While out exploring marijuana's first legal frontier, we took a moment to catch up with one young man who has stayed on the darker side of weed—the illegal side. He's a black market street dealer who sees himself as a local go-to guy providing a service.
"You got a whole bunch of college students who smoke a lot of weed ... so, you know, me being that guy, it's good for me," the Boulder, Colo., resident told us.
While legal marijuana sales in Colorado could reach almost $1 billion in the 2014-2015 fiscal year, the black market has not disappeared. The dealer we spoke with pointed out that the high taxes on legal recreational marijuana makes illegal weed very appealing at about half the price.
The dealer estimated that he could make between $10,000 and $20,000 per month just from sales to people in his immediate neighborhood.
It's a potentially risky business with 749,825 marijuana-related arrests nationwide in 2012, but this dealer says that right now "the cops are chilling." He thinks that law enforcement near him is much more concerned about drugs like methamphetamine and heroin.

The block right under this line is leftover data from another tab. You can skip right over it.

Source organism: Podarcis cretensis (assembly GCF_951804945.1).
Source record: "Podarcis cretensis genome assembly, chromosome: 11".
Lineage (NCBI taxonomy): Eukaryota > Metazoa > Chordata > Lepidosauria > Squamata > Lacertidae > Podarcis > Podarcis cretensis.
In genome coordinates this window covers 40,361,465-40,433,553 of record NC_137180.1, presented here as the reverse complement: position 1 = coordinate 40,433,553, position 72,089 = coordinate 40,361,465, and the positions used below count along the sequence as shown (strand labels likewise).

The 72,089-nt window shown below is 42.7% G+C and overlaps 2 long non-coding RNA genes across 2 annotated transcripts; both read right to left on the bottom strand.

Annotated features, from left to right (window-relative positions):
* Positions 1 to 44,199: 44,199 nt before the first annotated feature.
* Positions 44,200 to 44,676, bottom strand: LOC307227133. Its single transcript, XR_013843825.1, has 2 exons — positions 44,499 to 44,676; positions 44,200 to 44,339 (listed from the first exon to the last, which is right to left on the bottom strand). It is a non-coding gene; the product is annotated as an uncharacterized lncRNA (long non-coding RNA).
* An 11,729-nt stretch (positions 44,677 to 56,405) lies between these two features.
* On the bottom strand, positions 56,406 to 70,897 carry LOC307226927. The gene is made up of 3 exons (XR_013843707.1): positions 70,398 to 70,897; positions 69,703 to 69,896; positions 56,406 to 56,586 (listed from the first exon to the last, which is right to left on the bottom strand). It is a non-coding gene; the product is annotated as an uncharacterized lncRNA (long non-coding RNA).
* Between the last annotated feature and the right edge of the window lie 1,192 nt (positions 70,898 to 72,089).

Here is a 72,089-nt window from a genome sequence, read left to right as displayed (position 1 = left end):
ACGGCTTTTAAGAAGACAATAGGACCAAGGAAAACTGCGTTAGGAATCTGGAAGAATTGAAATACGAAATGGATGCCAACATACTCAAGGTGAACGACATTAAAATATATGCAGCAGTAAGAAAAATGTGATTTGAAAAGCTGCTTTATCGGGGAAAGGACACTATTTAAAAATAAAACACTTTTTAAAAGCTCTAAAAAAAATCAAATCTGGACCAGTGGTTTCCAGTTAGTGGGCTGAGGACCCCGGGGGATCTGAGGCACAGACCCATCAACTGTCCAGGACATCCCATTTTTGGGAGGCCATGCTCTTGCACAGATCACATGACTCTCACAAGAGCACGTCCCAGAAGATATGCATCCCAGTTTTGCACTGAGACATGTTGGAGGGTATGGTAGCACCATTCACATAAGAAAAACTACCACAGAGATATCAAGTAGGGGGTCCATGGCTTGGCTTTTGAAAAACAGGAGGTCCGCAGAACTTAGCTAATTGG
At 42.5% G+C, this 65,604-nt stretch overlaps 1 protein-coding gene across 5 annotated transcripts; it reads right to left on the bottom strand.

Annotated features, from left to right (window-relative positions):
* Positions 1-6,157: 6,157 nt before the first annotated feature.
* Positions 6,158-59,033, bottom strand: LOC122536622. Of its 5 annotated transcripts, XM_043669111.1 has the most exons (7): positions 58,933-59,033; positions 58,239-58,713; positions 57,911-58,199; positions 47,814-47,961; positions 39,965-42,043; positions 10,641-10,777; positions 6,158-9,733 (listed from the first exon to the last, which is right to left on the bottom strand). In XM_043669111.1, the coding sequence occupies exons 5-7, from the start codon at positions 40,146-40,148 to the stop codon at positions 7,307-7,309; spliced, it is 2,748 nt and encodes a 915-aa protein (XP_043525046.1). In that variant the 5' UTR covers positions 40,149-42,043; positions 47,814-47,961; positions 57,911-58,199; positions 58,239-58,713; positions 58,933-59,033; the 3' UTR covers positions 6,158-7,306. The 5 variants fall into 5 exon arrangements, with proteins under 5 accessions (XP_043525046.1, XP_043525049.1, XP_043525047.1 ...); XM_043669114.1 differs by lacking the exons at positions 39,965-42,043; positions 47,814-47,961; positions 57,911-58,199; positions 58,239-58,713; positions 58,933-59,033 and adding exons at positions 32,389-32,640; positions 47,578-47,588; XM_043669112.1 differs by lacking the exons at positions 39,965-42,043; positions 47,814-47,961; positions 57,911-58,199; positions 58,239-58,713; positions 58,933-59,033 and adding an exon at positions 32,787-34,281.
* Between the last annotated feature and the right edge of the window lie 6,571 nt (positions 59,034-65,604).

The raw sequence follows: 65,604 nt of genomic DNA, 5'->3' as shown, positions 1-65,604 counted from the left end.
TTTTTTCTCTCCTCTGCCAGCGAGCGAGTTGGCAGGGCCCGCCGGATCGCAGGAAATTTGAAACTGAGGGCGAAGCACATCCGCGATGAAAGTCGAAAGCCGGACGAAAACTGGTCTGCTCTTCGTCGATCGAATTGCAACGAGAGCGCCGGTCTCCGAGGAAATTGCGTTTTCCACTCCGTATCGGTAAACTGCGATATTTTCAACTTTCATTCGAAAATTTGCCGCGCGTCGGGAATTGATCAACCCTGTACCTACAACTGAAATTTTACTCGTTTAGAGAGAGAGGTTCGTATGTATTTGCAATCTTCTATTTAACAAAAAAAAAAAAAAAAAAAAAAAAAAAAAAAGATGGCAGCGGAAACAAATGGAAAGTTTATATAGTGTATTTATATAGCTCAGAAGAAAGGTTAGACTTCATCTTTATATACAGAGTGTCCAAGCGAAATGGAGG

Boulder Police Chief Mark R. Beckner had this response to the dealer's comments: "I don't know so much if there's been a change, we've always focused on harder drugs than marijuana. But if he's talking about illegal dealing, in that case we'd still be concerned about illegal marijuana dealing."
The dealer feels sure that his job is safe; demand for marijuana is strong enough to bring profits to plenty of suppliers—legal or illegal. "People are smoking every day, regardless of how many people don't want to hear it," he says.
—By Savannah Sellers, Special to CNBC
CNBC and correspondent Harry Smith tell the story behind this controversial and stunning development and report on the exploding legal pot market. Watch "Marijuana in America: Colorado Pot Rush" on Feb. 26 at 10 p.m. ET.